It's only one night, but it appears your pressure is too low and you are not getting adequate treatment of events that normally respond to pressure, particularly OA and H. The conservative approach is to give it time, but an overall AHI of about 10 is unacceptable. I think you need to increase pressure 1.0 cm at a time and see if it clears things up. If you have the Auto IQ mode on your machine, I would strongly recommend you use the machine to titrate a new pressure in auto mode.

For future graphs, put the graphs in order of Events, Flow, Pressure, Snores as described here: https://sleep.tnet.com/reference/tips/imgur
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#7
I'm sure you will get many helpful responses from experienced members of the forum, so I hesitate to chime in since I have only 7 weeks of CPAP therapy under my belt. However, I will plunge in and offer my 2 cents since I recently had a reaction like yours after my first few nights of therapy.

One night -- and especially your very first night -- is too little data to be meaningful. My first night using a CPAP I had an AHI of 15.22. I was extremely concerned by that because I had expected great results after my sleep study (severe sleep apnea, titrated to 11cmH2O, so pressure on my CPAP was set to 6-11 cmH2O). The next 2 nights were better, but hardly great: AHIs of 8.41 and 8.65. Then the next 6 nights were a roller-coaster: AHIs ranging from under 3 to over 10. Needless to say, I was not a happy guy.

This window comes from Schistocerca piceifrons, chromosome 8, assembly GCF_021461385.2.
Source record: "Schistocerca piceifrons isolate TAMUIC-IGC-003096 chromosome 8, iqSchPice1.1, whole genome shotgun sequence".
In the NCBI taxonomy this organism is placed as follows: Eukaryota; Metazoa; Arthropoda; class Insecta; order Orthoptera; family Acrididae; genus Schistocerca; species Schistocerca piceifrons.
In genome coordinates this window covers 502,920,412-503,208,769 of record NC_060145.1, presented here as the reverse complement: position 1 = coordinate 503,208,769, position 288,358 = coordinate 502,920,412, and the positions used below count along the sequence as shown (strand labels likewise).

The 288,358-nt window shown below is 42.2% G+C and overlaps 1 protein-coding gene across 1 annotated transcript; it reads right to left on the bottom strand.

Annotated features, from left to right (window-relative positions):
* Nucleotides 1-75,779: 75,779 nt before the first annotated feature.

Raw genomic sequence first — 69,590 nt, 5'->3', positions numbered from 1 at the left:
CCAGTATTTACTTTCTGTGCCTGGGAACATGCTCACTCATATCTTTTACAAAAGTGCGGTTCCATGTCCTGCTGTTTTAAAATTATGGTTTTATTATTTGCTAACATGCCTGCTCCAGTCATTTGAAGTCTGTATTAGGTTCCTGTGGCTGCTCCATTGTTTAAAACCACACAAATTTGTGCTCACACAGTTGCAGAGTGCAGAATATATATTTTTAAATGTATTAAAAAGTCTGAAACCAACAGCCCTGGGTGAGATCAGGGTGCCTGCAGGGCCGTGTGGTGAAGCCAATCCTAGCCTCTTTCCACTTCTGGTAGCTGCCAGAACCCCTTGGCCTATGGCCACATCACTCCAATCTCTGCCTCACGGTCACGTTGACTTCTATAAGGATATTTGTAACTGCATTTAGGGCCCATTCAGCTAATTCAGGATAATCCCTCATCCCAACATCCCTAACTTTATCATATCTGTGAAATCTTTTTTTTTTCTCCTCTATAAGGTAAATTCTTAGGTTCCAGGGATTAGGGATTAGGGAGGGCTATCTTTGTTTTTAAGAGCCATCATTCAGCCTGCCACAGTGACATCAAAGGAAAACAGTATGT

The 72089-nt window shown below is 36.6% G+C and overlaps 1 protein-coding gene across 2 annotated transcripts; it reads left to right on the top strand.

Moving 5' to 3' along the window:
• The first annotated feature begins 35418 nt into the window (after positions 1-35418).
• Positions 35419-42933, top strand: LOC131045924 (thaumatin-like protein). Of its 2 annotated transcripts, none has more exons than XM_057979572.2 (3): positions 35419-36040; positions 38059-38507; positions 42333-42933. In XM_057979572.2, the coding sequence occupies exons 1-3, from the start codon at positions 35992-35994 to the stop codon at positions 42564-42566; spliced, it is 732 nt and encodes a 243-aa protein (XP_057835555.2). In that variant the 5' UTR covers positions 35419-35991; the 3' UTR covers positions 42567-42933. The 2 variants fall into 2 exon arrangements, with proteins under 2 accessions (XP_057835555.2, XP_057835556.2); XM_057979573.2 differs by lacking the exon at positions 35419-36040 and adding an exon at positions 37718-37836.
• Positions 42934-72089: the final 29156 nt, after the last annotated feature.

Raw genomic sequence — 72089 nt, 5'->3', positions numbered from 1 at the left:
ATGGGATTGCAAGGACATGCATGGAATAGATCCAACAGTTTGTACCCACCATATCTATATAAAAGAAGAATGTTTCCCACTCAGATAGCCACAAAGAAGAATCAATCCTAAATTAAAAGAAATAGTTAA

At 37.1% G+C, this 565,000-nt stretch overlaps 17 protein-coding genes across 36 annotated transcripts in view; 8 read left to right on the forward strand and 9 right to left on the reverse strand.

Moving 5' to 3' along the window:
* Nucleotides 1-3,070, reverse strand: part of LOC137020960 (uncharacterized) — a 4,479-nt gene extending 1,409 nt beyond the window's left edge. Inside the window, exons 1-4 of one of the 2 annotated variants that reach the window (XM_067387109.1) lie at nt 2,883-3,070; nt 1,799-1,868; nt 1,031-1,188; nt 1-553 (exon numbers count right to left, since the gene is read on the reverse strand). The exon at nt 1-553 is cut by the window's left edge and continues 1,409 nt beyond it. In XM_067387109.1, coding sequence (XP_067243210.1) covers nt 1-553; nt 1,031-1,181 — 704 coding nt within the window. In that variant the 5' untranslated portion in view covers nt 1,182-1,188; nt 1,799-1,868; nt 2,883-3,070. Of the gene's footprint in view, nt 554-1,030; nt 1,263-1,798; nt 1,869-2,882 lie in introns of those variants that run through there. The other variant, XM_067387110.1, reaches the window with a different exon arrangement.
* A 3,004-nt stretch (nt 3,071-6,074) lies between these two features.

Things have settled down now, 7 weeks into therapy. After two weeks I upped my pressure to 8-13 cmH2O, turned off EPR and Ramp, and most nights my AHI is under 5. Not fabulous, but technically treated. I'm still fiddling with masks (what a treat that is), and tonight I'm going to increase my pressure slightly, to 8.4-13.4 cmH2O, since I seem consistently to be at the top of my pressure range and I still have hyponeas. My CAs are also higher than I'd like, but my sleep doctor -- who is reputed to be a top sleep doc in my area -- told me not to worry about CAs that occur in the transition times of first falling asleep, waking up to use the bathroom and then falling back asleep, and then waking up in the morning.

I have climbed back off the ledge, and can now appreciated that it will take some time to adjust to CPAP therapy. I don't think you should panic this early in your new adventure.

Good luck!
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#8
Hi tom63130,
WELCOME! to the forum.!
Try not to worry, you've only been at this new way of sleeping one night, just keep on working with it and hang in there for more responses to your post.